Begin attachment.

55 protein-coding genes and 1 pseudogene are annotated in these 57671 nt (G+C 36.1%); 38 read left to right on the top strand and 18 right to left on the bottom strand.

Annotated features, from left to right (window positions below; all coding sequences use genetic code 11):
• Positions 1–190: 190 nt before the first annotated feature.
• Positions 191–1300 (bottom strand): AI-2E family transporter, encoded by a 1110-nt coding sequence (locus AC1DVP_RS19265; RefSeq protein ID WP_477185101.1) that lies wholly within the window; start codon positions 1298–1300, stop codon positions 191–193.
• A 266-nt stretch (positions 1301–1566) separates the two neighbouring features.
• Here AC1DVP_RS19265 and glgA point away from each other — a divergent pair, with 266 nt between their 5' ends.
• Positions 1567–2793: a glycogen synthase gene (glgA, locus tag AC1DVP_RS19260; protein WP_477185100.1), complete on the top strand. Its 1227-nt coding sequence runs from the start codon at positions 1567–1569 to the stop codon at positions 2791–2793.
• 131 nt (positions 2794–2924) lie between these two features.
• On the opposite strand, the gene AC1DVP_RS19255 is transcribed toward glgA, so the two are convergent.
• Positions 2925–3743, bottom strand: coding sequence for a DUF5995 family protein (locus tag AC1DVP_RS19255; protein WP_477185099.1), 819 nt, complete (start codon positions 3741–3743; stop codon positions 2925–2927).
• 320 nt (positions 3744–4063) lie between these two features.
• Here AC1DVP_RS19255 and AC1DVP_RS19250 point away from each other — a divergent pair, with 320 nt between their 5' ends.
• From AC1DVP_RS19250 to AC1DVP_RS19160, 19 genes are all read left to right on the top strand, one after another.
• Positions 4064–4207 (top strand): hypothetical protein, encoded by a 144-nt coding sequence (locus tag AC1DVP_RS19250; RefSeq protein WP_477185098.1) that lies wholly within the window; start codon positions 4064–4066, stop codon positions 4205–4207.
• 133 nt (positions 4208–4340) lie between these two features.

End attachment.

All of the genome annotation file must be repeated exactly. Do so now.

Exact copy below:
55 protein-coding genes and 1 pseudogene are annotated in these 57671 nt (G+C 36.1%); 38 read left to right on the top strand and 18 right to left on the bottom strand.

Annotated features, from left to right (window positions below; all coding sequences use genetic code 11):
• Positions 1–190: 190 nt before the first annotated feature.
• Positions 191–1300 (bottom strand): AI-2E family transporter, encoded by a 1110-nt coding sequence (locus AC1DVP_RS19265; RefSeq protein ID WP_477185101.1) that lies wholly within the window; start codon positions 1298–1300, stop codon positions 191–193.
• A 266-nt stretch (positions 1301–1566) separates the two neighbouring features.
• Here AC1DVP_RS19265 and glgA point away from each other — a divergent pair, with 266 nt between their 5' ends.
• Positions 1567–2793: a glycogen synthase gene (glgA, locus tag AC1DVP_RS19260; protein WP_477185100.1), complete on the top strand. Its 1227-nt coding sequence runs from the start codon at positions 1567–1569 to the stop codon at positions 2791–2793.
• 131 nt (positions 2794–2924) lie between these two features.
• On the opposite strand, the gene AC1DVP_RS19255 is transcribed toward glgA, so the two are convergent.
• Positions 2925–3743, bottom strand: coding sequence for a DUF5995 family protein (locus tag AC1DVP_RS19255; protein WP_477185099.1), 819 nt, complete (start codon positions 3741–3743; stop codon positions 2925–2927).
• 320 nt (positions 3744–4063) lie between these two features.
• Here AC1DVP_RS19255 and AC1DVP_RS19250 point away from each other — a divergent pair, with 320 nt between their 5' ends.
• From AC1DVP_RS19250 to AC1DVP_RS19160, 19 genes are all read left to right on the top strand, one after another.
• Positions 4064–4207 (top strand): hypothetical protein, encoded by a 144-nt coding sequence (locus tag AC1DVP_RS19250; RefSeq protein WP_477185098.1) that lies wholly within the window; start codon positions 4064–4066, stop codon positions 4205–4207.
• 133 nt (positions 4208–4340) lie between these two features.